This book presents scientific findings from a major study of charter schools in eight states. Since the opening of the first U.S. charter school in 1992, controversy has raged across the nation as to whether or not charter schools should be supported with tax dollars. Now, with over a million students attending charter schools in 40 states and the District of Columbia, sufficient data have been collected to begin to address many of the concerns raised by charter school detractors.
The questions considered in the study described in this book were:
1. What are the characteristics of students transferring to charter schools?
2. What effect do charter schools have on test-score gains for students who transfer between traditional public schools (TPSs) and charter schools?
3. What is the effect of attending a charter school on the probability of graduating and of entering college?
4. What effect does the introduction of charter schools have on test scores of students in nearby TPSs?
The data for the study came from: Chicago, San Diego, Philadelphia, Denver, Milwaukee, and the states of Ohio, Texas and Florida (for question 3 only). The authors offer the following key findings from their research.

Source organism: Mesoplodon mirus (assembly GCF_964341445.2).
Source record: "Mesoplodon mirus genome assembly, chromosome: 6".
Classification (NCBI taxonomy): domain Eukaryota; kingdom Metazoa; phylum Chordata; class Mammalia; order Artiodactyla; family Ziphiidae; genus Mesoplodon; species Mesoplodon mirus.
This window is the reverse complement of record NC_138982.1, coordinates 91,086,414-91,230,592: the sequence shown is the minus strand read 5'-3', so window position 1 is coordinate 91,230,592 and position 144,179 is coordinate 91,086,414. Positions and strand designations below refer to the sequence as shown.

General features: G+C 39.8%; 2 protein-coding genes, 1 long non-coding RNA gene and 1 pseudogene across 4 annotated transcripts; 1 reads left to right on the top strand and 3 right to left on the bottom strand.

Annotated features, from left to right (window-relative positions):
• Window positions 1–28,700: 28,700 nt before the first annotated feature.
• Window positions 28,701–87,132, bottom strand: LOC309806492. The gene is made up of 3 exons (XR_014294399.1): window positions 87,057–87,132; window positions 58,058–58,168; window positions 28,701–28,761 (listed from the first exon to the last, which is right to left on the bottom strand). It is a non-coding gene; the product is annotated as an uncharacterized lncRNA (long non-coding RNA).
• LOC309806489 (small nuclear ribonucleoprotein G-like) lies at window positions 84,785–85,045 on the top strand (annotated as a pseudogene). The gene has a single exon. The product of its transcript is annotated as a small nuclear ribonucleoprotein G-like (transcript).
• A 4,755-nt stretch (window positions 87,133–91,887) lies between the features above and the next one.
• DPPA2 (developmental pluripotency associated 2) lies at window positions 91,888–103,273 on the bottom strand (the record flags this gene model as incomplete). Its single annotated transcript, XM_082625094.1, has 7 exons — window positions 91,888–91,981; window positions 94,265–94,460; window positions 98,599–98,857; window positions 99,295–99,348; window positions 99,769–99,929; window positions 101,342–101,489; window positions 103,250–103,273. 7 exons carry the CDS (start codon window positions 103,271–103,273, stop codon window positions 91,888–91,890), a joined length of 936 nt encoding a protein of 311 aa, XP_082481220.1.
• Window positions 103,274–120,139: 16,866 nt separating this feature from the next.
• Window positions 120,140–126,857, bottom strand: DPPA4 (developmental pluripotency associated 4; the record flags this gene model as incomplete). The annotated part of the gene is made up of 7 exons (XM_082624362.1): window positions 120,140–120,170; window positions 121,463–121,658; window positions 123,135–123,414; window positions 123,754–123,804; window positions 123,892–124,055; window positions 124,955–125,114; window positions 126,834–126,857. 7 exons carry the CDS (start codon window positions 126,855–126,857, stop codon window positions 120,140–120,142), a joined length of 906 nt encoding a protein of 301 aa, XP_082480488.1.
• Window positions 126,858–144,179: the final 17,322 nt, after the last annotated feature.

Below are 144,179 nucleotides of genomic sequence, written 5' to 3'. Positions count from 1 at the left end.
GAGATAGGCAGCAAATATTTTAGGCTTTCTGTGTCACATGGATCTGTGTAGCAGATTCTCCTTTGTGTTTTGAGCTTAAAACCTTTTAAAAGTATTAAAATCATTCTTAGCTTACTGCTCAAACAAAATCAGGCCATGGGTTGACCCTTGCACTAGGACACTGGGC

1. There is no evidence that charter schools are systematically attracting above-average students.
2. Transfers to charter schools do not involve dramatic shifts in the sorting of students by race in any of the sites included in the study.
3. The average achievement effects of elementary charters are very difficult to assess in the absence of prekindergarten baseline test scores.
4. Virtual charter schools, which use technology to deliver education to students in their homes, merit special attention since students in online classes appear to do less well than students in traditional, face-to-face classes.
5. In most locations, charter schools have difficulty raising student achievement in their first year of operation.
6. Charter schools in most locales have marginally greater variation in performance than TPSs, as measured by the achievement-impact estimate for each school.
7. In the two locations (Chicago and Florida) with data on educational attainment outcomes, attending a charter school has statistically significant and substantial increases in graduating and enrolling in college.
8. There is no evidence in any of the locations that charter schools are negatively affecting the achievement of students in nearby TPSs.
This is a very important contribution to the field of charter school research and policy. I encourage everyone who is engaged in these endeavors to read this book.